• Isaac’s Butterfly

    by  • September 2, 2013 • 0 Comments

    An essay by Abraham J. Miles, provided by Dan Hart Art by Shannon Legler 1991-07-07 – 16:00 My son discovered a giant green moth today. Its wing patterns are asymmetrical, with five-fingered jagged appendages peeling off the edges. It has three antennae protruding from its head instead of two. I’ve never seen anything like this...

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    Less Than Five Days Left to Save the World

    by  • August 27, 2013 • 0 Comments

    And by “save the world” I mean “submit to the special call for submissions.” If you have a story you’d love to submit, especially one that wouldn’t otherwise fit our guidelines, send it in! We also need more fictional classified ads and questions for the advice column. For details on what we’re looking for,...

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    Effects of Subcranial Electrode Implantation on Neurological Function: Insights from a Case Study

    by  • August 26, 2013 • 0 Comments

    An academic paper by Flavius Vulnificus, PhD, as provided by Carl Grafe Art by Luke Spooner ABSTRACT While electrical brain stimulation is commonly used as a treatment for disorders like Parkinson’s disease and epilepsy, the neurological effects of direct exposure to electric pulses over time are not clearly understood. In order to investigate the...

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    A Bright Future

    by  • August 19, 2013 • 0 Comments

    An essay by Keeper, as provided by Jamie Lackey Art by Justine McGreevy I strode through the long twilight shadows. My metal feet clanged against the cobbles as I dodged plumes of noxious steam rising from manhole covers and jumped puddles covered with filmy layers of oily sludge. Human offal lined the streets. I...

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    Frankenstein’s Fallacy: Optimizing the Process of Electrically-Based Corpse Resurrection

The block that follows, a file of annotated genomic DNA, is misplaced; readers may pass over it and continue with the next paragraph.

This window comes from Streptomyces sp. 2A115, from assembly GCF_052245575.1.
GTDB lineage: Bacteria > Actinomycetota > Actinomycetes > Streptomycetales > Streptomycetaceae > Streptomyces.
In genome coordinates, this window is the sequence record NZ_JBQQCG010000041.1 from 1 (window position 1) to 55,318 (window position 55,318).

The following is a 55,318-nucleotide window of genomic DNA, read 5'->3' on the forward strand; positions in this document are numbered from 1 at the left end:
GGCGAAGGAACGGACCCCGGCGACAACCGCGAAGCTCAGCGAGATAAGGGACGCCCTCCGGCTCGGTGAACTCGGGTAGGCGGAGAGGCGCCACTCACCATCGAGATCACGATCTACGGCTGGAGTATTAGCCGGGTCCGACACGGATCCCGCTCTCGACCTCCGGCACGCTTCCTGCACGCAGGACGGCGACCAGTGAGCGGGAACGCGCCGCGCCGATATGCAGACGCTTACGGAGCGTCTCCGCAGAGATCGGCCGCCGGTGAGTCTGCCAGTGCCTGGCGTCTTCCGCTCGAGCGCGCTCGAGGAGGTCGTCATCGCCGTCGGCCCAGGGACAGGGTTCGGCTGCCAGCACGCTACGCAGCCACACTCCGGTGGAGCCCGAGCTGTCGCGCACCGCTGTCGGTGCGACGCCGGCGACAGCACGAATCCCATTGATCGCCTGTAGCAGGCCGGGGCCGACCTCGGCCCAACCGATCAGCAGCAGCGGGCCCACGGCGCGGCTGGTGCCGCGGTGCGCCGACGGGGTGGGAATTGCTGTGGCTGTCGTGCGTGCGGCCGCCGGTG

by  • August 12, 2013 • 0 Comments

    An essay by Doctor Timothy Straznovic, as provided by David Ferris Art by Dawn Vogel It’s the same old story: scientist cannot find love (or is sterile), scientist seeks progeny, scientist creates life using crimes against nature, and lives happily ever after with his new son/daughter/slave. Some of us take the nice, predictable route, and build...

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    Review of Benedict Hall

    by  • August 8, 2013 • 0 Comments

    A review by Dawn Vogel Boeing engineers, female doctors, and high society collide in the 1920s Seattle of Cate Campbell’s novel, Benedict Hall. Four very different points of view intertwine to tell the story of the Benedict family and their associates as they adapt to a changing world following the conclusion of the Great...

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    The Trash Construct

    by  • July 29, 2013 • 0 Comments

    An essay by Miguel Hojuelas, as provided by Juan Angel Art by Scarlett O’Hairdye It smelled like wet cardboard the day Mr. Lorenzo took up in flight. The pitter-patter of rain on the aluminum roofs had ceased and, in its place, steam rose from the muddy slopes, the smear of smog vanishing from the sky...

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